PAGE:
A couple weeks ago we were on Ben Thompson’s excellent Stratechery podcast talking about semis (Go subscribe if you haven’t already). Then today a friend pointed out that we spent a lot of time on that episode talking about leading edge semis manufacturing. This is a common mistake that everyone falls into when discussing semis, one which we are as guilty of as anyone. The world is rightly focused on the scarcity of companies capable of operating at the leading edge, but there is a lot more to semis.
We recently went searching for data on fab capacity by process nodes, and everyone agreed that the leading expert on the subject is Bill McClane at IC Insights. He maintains one of the most rigorous models out there on the subject, and rightly charges a premium for his reports. This is must-read material for anyone planning out a multi-year semis roadmap.
A quick Google search yielded this excerpt from IC Insight’s data, and it tells an important story.
Over 90% of the world’s semiconductor capacity is operating at 10nm or above. We can argue about where to draw the dividing line, but it is safe to say that the vast majority of capacity operates at the trailing edge.
This is important for a number of reasons.
First, when the world ran out of semiconductors in 2020/2021 – most of those shortages were occurring in these more mature processes. TSMC’s leading customers were all able to get most of the capacity they needed at 7nm, but there was real pain for industrial and automotive customers. These companies needed prosaic parts like micro-controllers (MCUs) and power management ICs (PMICs), and these products are generally produced at those older nodes. Today, even as the supply shortages have turned to excess inventory in many categories, the older products are just catching up with the pent up demand from two years ago, with some categories still in shortage.
Secondly, the US government is currently struggling to decide how to allocate $52 billion of CHIPS Act funds. If the purpose of those funds is merely to bring leading edge processes back to the US, then go ahead and give all the money to Intel. They will dividend out $7 billion or $8 billion to shareholders and proceed with their plan to catch up on manufacturing that they would have to implement anyway. On the other hand, if the goal is to truly secure the US’s semis supply chain, then perhaps a better plan is to divide that money up more broadly. Ideally, they would spend the money to plant a lot of seeds leading to new company formation and in basic academic research, which could then be commercialized by the private sector. Unfortunately, there are no easy mechanisms for doing this yet, and so another approach is to divide up the funds among a broad swathe of US companies involved in semis manufacture, so long as they commit to increases in US capacity. This does not just mean fabs and foundries, but also needs to include the tools companies, robotics providers and chemical makers – the whole supply chain. Intel should get some, but not the majority of those funds.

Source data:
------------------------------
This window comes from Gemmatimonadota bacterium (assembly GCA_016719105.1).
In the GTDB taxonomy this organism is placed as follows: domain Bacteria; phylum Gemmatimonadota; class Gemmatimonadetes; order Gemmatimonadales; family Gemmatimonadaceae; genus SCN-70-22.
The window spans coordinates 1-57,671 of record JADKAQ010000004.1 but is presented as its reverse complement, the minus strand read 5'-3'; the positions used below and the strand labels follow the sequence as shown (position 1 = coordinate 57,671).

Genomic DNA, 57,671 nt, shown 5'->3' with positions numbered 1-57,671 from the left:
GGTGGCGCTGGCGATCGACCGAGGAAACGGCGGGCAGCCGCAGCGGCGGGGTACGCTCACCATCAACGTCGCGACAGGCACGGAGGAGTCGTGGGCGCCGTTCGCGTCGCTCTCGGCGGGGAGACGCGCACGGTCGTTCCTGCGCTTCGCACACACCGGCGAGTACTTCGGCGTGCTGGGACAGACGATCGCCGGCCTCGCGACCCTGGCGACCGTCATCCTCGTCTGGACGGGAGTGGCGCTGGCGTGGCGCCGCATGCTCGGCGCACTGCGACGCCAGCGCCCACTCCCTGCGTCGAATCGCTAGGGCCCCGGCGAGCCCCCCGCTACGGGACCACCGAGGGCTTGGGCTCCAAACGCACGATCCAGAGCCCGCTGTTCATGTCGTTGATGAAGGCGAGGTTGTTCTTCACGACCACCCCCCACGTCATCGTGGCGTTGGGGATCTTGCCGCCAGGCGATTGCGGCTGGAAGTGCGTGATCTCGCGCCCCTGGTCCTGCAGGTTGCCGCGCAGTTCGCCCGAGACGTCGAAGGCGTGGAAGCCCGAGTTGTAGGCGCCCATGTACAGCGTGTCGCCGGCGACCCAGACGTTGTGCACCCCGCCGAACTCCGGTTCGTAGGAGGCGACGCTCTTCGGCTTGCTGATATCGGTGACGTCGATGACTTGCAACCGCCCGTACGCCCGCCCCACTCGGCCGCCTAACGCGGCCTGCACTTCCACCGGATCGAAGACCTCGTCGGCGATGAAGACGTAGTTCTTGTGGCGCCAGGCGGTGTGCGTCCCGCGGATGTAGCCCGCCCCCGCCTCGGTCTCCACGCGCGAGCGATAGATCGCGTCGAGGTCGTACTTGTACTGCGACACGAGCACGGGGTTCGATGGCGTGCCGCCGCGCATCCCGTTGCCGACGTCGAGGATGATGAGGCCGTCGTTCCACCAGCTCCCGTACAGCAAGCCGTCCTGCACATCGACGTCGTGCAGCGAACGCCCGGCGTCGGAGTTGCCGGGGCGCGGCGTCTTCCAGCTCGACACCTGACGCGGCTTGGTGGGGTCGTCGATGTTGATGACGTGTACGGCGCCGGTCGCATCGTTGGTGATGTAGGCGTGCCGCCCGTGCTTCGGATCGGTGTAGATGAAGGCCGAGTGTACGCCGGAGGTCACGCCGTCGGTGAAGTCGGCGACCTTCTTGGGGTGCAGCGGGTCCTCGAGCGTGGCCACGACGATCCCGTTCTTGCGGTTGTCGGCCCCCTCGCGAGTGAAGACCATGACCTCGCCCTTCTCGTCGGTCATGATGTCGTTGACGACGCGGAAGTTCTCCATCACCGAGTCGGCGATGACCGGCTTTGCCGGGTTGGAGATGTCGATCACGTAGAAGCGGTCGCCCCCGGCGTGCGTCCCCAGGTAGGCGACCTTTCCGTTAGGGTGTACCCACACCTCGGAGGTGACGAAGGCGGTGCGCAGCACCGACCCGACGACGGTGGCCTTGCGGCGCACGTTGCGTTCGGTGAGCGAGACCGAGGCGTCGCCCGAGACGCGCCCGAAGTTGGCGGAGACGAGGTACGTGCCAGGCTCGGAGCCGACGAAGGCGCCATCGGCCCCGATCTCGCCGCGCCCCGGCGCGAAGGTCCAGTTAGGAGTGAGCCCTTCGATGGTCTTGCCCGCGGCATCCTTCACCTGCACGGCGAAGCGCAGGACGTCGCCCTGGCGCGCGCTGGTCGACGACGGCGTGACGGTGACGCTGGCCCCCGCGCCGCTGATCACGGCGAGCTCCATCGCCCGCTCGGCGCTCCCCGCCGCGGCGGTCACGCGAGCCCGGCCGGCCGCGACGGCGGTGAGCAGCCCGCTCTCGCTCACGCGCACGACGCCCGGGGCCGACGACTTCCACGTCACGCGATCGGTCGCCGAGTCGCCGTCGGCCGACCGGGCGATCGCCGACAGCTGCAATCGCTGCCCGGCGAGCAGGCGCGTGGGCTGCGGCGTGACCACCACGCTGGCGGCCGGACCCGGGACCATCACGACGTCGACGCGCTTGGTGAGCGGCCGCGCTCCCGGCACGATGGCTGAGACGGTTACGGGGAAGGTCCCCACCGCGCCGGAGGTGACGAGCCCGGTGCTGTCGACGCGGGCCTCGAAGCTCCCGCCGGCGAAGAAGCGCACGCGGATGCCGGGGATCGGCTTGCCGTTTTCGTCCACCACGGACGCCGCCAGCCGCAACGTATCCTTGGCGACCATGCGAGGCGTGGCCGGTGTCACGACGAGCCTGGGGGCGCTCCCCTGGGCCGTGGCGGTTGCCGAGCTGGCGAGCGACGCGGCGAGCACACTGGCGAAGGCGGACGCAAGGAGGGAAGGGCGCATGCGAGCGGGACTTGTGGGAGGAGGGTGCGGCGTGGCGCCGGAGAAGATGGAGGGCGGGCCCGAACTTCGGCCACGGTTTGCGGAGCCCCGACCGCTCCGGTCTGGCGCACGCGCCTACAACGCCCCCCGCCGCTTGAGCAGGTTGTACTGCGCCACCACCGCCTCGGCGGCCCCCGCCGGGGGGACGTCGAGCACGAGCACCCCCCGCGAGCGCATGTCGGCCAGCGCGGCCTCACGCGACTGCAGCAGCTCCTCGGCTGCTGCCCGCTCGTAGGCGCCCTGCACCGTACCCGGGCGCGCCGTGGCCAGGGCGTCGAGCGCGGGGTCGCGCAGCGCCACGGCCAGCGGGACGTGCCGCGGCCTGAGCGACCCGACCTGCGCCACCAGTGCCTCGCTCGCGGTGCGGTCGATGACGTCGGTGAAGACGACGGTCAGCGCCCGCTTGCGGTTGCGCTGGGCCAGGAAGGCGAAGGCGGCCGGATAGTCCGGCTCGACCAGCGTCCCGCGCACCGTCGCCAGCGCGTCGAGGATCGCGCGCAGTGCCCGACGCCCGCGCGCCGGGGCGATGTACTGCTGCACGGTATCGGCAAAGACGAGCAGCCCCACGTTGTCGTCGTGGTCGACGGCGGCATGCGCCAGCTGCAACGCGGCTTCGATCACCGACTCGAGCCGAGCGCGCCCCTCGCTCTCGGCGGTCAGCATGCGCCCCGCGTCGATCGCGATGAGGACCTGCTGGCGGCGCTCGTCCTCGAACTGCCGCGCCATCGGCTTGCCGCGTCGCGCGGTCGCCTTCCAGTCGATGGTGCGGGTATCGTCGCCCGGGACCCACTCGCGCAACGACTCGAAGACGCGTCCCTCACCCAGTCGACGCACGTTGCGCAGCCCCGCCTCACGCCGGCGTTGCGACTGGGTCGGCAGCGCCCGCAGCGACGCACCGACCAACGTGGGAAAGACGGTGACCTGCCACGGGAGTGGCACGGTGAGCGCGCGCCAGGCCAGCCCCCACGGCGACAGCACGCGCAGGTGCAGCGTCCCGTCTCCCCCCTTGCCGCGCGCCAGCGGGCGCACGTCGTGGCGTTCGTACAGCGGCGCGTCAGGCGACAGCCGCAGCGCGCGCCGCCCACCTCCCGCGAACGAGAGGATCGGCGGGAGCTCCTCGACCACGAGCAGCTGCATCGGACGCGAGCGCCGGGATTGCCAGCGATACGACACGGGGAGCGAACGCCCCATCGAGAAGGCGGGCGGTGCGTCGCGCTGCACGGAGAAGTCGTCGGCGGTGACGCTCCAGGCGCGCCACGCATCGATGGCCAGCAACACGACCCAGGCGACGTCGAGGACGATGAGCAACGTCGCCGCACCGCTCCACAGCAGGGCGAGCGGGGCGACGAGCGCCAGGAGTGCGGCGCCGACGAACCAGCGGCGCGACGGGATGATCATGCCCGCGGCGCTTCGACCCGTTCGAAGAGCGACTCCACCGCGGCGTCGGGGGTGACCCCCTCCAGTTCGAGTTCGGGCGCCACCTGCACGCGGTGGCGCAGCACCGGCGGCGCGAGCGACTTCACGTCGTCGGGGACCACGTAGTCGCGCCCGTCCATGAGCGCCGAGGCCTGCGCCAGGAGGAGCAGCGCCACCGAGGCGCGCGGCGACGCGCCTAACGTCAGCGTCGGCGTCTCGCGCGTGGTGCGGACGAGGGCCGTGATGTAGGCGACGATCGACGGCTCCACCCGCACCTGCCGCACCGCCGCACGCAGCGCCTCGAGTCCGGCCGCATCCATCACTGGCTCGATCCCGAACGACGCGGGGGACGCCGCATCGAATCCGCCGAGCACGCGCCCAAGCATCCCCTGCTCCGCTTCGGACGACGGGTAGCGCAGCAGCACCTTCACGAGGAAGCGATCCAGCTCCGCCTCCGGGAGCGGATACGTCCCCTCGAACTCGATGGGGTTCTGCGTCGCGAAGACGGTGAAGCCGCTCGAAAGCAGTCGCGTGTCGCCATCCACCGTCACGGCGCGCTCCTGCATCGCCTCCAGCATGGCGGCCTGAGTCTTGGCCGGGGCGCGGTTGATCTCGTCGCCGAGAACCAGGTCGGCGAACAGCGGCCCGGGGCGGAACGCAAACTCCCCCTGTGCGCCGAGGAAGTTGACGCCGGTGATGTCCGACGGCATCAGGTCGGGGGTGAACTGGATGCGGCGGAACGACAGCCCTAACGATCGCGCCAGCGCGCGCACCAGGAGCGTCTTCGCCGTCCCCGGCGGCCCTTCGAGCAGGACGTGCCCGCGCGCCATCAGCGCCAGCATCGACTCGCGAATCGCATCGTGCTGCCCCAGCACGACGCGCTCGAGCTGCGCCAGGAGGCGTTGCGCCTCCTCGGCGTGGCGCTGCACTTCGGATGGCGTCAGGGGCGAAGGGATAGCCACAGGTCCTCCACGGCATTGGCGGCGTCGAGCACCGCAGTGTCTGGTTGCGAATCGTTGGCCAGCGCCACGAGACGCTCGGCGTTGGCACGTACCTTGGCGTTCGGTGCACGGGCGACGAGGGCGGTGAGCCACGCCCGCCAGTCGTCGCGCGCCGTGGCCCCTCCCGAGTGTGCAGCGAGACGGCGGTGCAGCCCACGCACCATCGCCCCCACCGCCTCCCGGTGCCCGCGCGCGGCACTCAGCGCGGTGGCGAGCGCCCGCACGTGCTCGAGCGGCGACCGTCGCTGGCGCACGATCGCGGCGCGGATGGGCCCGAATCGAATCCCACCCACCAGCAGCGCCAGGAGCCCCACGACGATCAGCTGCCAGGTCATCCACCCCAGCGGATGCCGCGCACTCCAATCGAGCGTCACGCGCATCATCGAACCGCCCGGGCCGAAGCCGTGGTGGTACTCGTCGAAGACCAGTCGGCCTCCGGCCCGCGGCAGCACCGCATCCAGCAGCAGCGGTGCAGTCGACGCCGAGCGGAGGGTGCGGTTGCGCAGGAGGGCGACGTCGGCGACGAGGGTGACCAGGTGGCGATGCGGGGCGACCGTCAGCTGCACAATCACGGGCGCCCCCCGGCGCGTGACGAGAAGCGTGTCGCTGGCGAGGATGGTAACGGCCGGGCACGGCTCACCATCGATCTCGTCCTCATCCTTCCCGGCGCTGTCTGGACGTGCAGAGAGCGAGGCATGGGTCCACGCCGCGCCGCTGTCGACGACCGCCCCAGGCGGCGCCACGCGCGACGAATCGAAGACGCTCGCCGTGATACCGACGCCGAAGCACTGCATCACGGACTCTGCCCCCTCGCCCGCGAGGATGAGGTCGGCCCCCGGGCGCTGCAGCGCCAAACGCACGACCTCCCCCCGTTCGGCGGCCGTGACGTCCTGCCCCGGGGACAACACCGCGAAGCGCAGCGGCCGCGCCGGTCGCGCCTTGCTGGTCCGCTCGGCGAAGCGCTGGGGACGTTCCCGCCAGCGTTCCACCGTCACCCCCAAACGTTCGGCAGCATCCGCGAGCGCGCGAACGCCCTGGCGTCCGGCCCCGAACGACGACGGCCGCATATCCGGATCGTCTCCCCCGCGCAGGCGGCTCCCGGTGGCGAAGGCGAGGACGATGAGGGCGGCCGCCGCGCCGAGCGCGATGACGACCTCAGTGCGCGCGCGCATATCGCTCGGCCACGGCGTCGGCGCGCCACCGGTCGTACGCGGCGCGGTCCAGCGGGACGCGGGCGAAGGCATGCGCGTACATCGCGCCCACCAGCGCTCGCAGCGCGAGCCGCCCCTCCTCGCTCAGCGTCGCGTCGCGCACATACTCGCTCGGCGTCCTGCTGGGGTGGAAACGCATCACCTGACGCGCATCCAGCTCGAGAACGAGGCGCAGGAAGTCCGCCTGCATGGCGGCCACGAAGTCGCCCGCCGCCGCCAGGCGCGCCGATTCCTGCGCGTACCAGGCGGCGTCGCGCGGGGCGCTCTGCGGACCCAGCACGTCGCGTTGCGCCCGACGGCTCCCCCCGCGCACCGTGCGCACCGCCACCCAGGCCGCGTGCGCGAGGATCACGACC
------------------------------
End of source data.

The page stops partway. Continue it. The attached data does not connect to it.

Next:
Finally, these numbers should remind us that the story is broader than just TSMC and Samsung. There is still a lot of interesting, important work being done at the trailing edge foundries. The most obvious example of this is Global Foundries. GloFo is not at the lead in silicon manufacture but it has carved up some very sizable “niches” like SOI and Silicon Carbide. And while they do not have the near duopoly on this that TSMC and Samsung enjoy with 7nm, they come close with many of their SOI lines. If for any reason the US ever lost access to TSMC, GloFo would arguably be as important a part of the solution as Intel.